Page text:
Dave Chappelle (center, shown in 2009) returns to Houston March 22 and 23 at Revention Music Center.
Dave Chappelle (center, shown in 2009) returns to Houston March 22 and 23 at Revention Music Center.

We Need Dave Chappelle Now More Than Ever

Pain, oddly enough, is the primary source of material for many stand-up comedians. Whether it’s Louis C.K. lightheartedly describing his life as a schlubby, balding divorcee or Amy Schumer detailing her plight as a female in a predominantly male-dominated industry, emotional distress and personal setbacks form the core of many a set.

Hell, one look at the list of comedians who died too young — whether via substance abuse or suicide — is chilling: John Belushi. Chris Farley. Robin Williams, to name a few prominent examples. Each gone before his time, not to mention stand-ups like Rodney Dangerfield, Ellen DeGeneres and Sarah Silverman, all of whom battled depression.

Point being, in an ironic twist of sorts, an industry meant to derive laughs from its constituents is rooted in the depths of darkness. Some laugh to keep from crying.

This is where Dave Chappelle comes in. Chappelle, whose comeback continues with a trio of shows next week at Revention Music Center — two gigs Wednesday and one Thursday — comes at his comedy from a somewhat different angle. Unlike many stand-up types, whose act is rooted in self-loathing and misanthropy, Chappelle doesn’t offer much in that regard.

After all, this is a man who was raised by a pair of college professors and who graduated from a private school of the arts. Chappelle, by all accounts, is happily married and lives a quiet life with his family on a ranch in Ohio. He is rarely seen in public. Dude even showed up to a council meeting in Yellow Springs, Ohio (where he resides) to speak out against aggressive policing. In short, Dave Chappelle — notwithstanding an onstage breakdown here and there — leads a pretty damn charmed, toned-down life.

So whereas many of his contemporaries base their acts on personal hardships, broken homes, substance abuse, and busted relationships, Chappelle is more of a social commentator. Which we need more than ever right now.

Look, it’s no secret that things are a little askew in the world right now. Nations are at odds. Our country is divided on everything from our President to gay marriage to racial equality to health care. We live in a time of social media, instant hot takes and “embrace debate.” Simply put, now is not really peak season on objectivity.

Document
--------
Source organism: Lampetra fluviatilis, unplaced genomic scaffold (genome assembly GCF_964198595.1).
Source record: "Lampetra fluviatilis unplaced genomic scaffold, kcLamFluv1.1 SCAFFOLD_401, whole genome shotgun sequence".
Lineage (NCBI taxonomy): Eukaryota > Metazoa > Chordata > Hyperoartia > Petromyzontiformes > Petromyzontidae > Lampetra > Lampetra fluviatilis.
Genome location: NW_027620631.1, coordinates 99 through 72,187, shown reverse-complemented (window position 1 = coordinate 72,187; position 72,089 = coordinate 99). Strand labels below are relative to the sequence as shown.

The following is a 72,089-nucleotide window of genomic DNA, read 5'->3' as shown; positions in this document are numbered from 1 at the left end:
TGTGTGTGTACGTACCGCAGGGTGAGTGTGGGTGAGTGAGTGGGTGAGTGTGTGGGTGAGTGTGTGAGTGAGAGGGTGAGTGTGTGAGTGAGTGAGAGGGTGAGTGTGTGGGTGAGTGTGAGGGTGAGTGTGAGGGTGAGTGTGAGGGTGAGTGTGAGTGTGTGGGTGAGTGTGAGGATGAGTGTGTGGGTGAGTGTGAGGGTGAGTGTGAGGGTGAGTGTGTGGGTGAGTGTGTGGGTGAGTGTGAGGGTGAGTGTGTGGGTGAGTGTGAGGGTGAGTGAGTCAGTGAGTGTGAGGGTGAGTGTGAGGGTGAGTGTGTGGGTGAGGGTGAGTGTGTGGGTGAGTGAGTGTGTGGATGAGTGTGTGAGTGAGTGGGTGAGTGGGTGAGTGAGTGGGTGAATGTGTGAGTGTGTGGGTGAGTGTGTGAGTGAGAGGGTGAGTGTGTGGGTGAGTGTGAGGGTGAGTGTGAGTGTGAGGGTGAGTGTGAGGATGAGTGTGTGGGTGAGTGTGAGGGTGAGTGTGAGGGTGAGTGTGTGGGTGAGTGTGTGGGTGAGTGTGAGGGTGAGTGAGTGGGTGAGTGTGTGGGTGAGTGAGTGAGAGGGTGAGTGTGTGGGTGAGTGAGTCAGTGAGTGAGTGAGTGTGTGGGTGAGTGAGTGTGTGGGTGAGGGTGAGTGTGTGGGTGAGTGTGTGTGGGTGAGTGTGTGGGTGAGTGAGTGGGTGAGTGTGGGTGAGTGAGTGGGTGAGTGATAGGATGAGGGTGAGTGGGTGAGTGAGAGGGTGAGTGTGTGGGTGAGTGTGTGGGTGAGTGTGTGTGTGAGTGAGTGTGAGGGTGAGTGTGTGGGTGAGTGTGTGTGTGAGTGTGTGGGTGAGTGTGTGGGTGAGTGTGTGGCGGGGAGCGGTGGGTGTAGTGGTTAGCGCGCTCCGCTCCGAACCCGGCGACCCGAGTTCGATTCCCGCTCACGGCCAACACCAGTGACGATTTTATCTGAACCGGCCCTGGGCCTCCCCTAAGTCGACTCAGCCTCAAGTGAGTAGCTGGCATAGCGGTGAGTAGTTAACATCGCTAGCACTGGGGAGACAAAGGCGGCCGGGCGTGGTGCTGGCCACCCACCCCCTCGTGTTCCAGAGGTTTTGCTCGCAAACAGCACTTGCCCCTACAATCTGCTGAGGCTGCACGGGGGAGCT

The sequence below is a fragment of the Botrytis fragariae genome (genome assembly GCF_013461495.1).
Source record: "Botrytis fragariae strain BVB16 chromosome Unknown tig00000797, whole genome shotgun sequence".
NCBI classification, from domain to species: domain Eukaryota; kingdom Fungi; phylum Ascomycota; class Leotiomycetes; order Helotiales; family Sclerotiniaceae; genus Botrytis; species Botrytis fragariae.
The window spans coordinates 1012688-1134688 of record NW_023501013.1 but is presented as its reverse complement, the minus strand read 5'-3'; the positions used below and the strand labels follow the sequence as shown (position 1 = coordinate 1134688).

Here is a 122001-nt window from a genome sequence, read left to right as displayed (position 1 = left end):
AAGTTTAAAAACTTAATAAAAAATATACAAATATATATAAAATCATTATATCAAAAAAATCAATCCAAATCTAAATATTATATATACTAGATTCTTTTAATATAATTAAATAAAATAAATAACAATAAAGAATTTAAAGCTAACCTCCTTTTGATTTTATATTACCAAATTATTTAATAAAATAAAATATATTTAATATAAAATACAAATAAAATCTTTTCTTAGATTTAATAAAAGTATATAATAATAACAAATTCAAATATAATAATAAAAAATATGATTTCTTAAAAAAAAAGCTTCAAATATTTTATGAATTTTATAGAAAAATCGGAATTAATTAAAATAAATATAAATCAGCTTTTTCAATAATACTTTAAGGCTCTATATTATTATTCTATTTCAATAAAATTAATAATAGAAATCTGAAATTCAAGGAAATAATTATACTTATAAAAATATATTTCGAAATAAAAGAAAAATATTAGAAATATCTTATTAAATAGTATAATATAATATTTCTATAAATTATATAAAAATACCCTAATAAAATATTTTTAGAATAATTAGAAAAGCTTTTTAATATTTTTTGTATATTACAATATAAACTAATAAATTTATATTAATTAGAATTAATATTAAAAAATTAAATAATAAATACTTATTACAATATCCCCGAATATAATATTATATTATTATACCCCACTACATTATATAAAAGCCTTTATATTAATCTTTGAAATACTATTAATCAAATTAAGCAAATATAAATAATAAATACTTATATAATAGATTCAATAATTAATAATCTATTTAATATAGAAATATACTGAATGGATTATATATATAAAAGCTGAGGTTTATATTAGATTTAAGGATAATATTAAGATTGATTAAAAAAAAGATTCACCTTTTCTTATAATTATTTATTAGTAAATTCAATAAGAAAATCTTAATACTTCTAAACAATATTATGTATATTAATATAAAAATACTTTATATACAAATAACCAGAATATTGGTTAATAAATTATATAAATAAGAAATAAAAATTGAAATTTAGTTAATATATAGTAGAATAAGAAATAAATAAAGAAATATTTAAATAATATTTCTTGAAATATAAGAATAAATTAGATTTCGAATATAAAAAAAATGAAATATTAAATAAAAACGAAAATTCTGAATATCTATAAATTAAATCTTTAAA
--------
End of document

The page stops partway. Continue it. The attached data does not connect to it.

So it was refreshing to see that Chappelle recently inked a monstrous deal with Netflix to release a pair of previous stand-up sets — one filmed in Los Angeles, the other in Austin. Coincidentally enough, those specials drop the day before Chappelle comes to Houston. Based on early trailers, they touch on everything from race relations to poor dietary habits to O.J. Simpson.

And that is part of Chappelle’s charm; his comedic repertoire is among the most expansive and socially conscious in stand-up comedy. Anyone who watched his namesake show that rocketed him to stardom, and eventually led to his retreat from the public eye, is fully aware of this.

Chappelle’s Show debuted on Comedy Central in 2003. While it only ran for two seasons — we’re not counting the abbreviated, outtake-laden third season, because it's better not to -– and 15 months in total, the show was and remains among the most relevant and topical in pop culture. This wasn’t a simple sketch-comedy show that introduced a few funny characters, although Tyrone Biggums, Leonard Washington and Silky Johnson certainly qualify. Rather, it brought levity to such topics as race relations, police violence, inner-city crime, celebrity worship, and sexism. Hell, the show’s first episode somehow turned a black white supremacist — a controversial topic, to be kind — into comic gold!

But that’s the point; Chappelle was always the most skilled at making societal issues – and in particular, racial issues – palatable to a variety of audiences. That might explain why, at times during its run, Chappelle’s Show's ratings even bested those of the juggernaut that is South Park in the coveted 18-49 demographic.

A sampling of some of the show's most famous bits confirms as much. The famed “Racial Draft” episode basically roasted a number of races and ethnicities but made its point in doing so. “The Mad Real World” flipped the script on the MTV staple and placed a white dude in a house full of black people. Even the “WacArnold’s” skit is underrated in terms of how it views one man’s quest to build himself up from nothing, and the pitfalls and setbacks he experiences along the way.

Some were skeptical when Chappelle announced he would continue his comeback tour by hosting Saturday Night Live for the first time ever on November 12, which just so happened to be the first episode of SNL to air after the election of Donald Trump. Would the enigmatic Chappelle even show up? If so, did he still have his fastball? Would he troll everyone and avoid political talk altogether?

Those questions were answered quickly, when Chappelle delivered one of the most gripping monologues in SNL history, one complete with comedy, social awareness, a plea for understanding and acceptance, and of course, prayers for Omarosa. Chappelle, a bit beefier than a decade ago, looked a little uncomfortable throughout the set, and years of smoking has graveled his voice a bit.

But I kinda like new Dave Chappelle. He’s seasoned. He’s had a few setbacks. He’s bounced back from them and gained a little perspective. He’s as socially conscious as ever. He’s found his place. Fortunately, that place is the stage.

Dave Chappelle performs 7 and 10 p.m. Wednesday, March 22 and 7 p.m. Thursday, March 23 at Revention Music Center, 520 Texas. Tickets are going fast, but still available for Wednesdays late show through livenation.com.

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